WEEE recycling: Wastes electrical and electronic equipments
Recent EU Directives specifically disposed for the collection and the regulated disposal of WEEE (wastes electrical and electronic equipments), with a particular emphasis on the importance of recycling.
Due to these rules, a big amount of WEEE is being made available to the recycling plants, and the amount is destined to increase. In these wastes, plastic content is very high. Until recently, these plastics had not been recovered and reused in a recycling closed loop.
Once more, thanks to its vast experience, SOREMA has been involved in very concrete and specific industrial tests on WEEE. We recently developed dedicated recycling solutions to properly wash, both in cold and hot conditions, separate, and dry all the plastic-rich contents of electrical and electronic equipments wastes.
The WEEE directive sets ten categories of waste:
- large household appliances – such as refrigerators, microwaves, dishwashers and washing machines;
- small household appliances – such as irons, toasters, and boilers;
- IT and telecommunications equipment – such as laptops, cell phones, phones, printers, and calculators;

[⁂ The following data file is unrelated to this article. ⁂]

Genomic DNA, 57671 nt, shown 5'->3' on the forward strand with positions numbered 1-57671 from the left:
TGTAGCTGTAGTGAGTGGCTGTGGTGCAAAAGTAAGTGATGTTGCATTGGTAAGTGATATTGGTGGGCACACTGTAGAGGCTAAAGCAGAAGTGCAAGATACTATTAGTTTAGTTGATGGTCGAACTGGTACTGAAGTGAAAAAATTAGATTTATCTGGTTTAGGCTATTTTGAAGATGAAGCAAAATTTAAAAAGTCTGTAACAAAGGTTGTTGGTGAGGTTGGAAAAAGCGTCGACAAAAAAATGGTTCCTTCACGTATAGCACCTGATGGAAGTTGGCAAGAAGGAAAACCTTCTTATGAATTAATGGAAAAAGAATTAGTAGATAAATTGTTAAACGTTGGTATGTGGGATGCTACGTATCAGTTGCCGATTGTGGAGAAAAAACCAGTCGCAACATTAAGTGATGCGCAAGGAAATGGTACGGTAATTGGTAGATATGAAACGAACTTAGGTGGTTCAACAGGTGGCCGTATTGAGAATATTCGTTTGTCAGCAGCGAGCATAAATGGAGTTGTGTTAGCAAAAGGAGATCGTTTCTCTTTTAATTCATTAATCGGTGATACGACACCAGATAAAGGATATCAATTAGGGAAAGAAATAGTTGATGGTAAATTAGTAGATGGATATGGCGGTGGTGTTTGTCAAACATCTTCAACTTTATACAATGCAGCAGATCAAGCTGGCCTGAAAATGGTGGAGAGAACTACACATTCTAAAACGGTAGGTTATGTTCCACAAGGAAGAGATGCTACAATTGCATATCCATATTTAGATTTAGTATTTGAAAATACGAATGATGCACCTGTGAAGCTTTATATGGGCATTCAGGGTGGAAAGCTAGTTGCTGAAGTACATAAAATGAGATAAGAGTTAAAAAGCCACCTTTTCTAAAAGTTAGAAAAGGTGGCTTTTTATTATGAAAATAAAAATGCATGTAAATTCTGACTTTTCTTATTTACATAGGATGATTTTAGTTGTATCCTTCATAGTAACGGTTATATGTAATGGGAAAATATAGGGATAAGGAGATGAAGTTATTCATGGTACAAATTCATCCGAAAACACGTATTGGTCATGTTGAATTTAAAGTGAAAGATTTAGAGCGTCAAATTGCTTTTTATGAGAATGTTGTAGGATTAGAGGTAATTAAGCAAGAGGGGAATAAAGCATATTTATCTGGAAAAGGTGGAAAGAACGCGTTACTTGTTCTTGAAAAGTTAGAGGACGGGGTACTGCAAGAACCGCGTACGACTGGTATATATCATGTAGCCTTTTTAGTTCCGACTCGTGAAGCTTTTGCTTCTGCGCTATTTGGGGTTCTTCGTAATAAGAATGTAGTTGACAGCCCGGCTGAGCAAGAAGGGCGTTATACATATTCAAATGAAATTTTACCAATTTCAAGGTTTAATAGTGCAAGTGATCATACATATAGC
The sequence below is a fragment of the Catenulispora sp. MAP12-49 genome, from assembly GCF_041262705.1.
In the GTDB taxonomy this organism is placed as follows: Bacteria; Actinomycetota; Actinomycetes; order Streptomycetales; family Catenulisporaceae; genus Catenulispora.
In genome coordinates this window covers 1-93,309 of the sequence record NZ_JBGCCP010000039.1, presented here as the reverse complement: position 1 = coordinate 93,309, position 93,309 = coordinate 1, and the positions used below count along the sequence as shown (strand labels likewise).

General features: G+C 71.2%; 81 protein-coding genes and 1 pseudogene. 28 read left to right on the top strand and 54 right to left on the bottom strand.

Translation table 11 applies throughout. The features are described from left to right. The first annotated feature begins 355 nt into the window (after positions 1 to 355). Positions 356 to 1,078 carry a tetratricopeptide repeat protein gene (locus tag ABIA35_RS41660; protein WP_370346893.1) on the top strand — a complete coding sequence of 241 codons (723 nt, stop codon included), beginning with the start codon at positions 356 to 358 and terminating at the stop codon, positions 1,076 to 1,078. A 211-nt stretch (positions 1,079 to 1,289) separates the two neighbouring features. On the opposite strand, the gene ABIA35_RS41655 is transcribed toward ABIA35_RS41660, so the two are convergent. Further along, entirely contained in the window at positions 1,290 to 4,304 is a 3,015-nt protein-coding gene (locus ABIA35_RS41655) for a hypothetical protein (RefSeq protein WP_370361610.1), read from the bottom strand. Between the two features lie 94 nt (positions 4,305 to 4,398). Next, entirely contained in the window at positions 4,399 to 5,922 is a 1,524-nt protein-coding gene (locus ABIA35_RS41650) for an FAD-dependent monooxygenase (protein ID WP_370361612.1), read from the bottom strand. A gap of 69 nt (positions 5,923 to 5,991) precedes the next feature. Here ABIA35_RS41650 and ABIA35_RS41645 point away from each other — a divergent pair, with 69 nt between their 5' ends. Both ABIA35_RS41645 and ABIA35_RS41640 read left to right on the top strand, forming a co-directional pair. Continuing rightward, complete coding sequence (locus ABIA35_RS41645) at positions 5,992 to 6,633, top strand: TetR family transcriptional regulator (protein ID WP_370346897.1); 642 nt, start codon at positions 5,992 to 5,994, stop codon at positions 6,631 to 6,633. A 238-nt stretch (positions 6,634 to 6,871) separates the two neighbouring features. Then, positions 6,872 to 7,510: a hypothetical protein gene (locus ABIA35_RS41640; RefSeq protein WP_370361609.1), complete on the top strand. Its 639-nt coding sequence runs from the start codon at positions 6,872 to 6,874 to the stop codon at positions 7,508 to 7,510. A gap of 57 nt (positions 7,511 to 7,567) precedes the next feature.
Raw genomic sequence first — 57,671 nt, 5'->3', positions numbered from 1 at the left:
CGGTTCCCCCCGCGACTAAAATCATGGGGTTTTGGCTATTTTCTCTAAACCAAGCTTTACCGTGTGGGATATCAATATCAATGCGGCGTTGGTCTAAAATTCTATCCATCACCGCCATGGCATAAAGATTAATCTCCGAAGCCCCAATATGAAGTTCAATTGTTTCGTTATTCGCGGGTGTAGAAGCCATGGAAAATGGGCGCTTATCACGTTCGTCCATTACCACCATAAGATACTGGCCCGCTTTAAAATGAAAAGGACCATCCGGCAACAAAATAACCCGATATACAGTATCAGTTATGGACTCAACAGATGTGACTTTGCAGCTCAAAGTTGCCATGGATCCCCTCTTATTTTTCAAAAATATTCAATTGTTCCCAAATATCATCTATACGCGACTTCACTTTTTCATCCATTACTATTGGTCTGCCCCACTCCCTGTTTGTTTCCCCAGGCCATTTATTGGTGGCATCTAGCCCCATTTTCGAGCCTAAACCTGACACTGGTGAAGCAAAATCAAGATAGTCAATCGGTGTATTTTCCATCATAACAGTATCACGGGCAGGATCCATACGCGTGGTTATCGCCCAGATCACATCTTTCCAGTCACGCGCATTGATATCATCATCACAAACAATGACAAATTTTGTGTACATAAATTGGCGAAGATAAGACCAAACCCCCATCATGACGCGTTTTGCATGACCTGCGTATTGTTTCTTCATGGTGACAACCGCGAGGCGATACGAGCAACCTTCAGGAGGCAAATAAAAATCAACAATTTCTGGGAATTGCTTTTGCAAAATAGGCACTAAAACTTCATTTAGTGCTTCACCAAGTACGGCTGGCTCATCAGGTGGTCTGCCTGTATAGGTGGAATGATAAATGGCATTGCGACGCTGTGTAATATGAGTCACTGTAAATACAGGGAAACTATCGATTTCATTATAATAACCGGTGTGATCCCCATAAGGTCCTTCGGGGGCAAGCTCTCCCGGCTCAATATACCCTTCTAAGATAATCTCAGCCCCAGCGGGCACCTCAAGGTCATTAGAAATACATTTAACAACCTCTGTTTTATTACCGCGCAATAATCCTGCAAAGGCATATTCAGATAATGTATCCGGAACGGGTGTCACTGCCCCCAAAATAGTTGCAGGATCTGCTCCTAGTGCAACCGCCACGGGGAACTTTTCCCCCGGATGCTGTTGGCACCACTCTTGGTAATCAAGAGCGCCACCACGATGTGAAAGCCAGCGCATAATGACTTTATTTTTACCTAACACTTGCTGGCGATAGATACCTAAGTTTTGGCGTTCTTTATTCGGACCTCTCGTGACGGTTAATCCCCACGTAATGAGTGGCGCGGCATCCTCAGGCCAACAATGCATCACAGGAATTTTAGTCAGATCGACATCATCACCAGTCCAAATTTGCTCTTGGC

- consumer equipment – such as radios, televisions, and musical instruments;
- lighting equipment – such as lamps and fluorescent tubes;
- electrical and electronic tools – such lawnmowers, electrical screwdrivers, sewing machines, and drills;
- toys, leisure, and sports equipment – such as game consoles, and electrical trains;
- medical devices – such as dialysis machines and cardiology equipment;
- monitoring and control instruments – such as smoke detectors and heating regulators;
- automatic dispensers – such as hot drink dispensers.
Based on the EU directives, manufacturers and distributors are responsible for the correct collection of these appliances and must create an adequate network. This is one of the reasons for which many retail distribution stores offer a service providing the collection of used household appliances when a new one is bought.
The importance of the recovery of WEEE is linked to the fact that it contains a complex mixture of materials, as a consequence of the many different components that need to be present in each appliance. If these materials are not correctly disposed of, they may be a significant risk for the environment and health. In addition, modern equipment often makes use of scarce and expensive materials. The EU has therefore placed emphasis on the need to recover and reuse these wastes, favoring a closed-loop cycle, with significant economic and environmental advantages. The variety and abundance of appliances falling under this regulation is an evident indicator of the great challenges and possibilities that arise from an efficient recycling process.